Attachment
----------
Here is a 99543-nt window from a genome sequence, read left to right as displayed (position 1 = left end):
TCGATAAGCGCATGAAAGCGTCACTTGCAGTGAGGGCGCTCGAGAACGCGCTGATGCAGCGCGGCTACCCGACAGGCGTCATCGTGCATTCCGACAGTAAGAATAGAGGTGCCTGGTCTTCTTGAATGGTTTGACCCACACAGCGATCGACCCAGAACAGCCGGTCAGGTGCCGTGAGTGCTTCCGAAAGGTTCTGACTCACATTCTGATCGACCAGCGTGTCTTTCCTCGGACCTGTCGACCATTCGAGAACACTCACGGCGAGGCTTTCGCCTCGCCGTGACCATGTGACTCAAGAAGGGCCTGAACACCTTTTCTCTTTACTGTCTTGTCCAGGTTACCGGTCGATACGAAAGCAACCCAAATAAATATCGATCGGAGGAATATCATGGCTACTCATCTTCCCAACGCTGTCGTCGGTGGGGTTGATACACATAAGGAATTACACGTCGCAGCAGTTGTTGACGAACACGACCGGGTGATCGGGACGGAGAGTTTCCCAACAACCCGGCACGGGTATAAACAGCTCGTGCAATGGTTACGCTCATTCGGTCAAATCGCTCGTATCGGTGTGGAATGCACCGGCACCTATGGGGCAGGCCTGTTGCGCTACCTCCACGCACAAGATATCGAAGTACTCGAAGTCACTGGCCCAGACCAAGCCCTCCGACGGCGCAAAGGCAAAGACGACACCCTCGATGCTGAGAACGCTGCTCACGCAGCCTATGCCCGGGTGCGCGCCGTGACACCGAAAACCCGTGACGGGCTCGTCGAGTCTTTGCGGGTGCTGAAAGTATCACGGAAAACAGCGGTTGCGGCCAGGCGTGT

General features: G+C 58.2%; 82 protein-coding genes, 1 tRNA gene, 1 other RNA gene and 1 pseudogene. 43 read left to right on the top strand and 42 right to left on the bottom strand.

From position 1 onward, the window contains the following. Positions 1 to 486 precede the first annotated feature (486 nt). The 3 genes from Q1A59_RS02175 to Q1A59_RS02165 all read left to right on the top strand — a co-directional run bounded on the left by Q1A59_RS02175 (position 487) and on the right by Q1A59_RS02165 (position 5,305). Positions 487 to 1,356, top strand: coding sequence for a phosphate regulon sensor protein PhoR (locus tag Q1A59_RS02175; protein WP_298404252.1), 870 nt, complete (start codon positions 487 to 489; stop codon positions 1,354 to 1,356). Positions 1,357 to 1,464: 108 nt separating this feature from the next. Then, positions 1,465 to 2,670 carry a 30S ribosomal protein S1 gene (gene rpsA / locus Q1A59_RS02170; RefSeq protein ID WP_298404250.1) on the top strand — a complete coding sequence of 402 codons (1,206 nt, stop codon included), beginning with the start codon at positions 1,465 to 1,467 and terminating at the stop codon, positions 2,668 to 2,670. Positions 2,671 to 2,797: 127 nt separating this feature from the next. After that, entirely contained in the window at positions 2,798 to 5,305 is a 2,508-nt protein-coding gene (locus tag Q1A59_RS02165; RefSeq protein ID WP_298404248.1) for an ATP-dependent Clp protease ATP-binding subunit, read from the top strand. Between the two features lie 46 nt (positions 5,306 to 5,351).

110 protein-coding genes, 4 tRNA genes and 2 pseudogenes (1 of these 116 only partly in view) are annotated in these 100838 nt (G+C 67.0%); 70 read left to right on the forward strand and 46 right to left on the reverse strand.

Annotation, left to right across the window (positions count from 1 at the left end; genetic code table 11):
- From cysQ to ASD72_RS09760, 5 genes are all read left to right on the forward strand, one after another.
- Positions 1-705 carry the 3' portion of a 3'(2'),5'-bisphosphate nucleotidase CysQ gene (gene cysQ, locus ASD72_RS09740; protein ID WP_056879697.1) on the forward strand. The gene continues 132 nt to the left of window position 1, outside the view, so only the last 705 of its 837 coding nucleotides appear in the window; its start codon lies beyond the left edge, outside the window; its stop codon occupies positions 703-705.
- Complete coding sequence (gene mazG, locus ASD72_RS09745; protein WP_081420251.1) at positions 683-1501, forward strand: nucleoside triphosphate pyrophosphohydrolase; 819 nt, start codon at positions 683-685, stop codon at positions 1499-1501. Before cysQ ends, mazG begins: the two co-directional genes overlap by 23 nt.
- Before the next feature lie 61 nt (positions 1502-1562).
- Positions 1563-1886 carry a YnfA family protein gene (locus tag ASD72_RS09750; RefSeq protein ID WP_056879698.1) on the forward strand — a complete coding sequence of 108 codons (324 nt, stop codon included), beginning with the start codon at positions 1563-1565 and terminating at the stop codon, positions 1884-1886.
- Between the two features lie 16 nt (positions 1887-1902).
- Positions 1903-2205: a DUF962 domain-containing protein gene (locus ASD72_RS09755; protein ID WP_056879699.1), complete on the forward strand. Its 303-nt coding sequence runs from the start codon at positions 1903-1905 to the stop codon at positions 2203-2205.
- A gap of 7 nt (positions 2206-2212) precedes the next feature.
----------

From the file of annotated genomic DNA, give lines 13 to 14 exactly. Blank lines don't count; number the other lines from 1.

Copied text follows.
- Positions 1903-2205: a DUF962 domain-containing protein gene (locus ASD72_RS09755; protein ID WP_056879699.1), complete on the forward strand. Its 303-nt coding sequence runs from the start codon at positions 1903-1905 to the stop codon at positions 2203-2205.
- A gap of 7 nt (positions 2206-2212) precedes the next feature.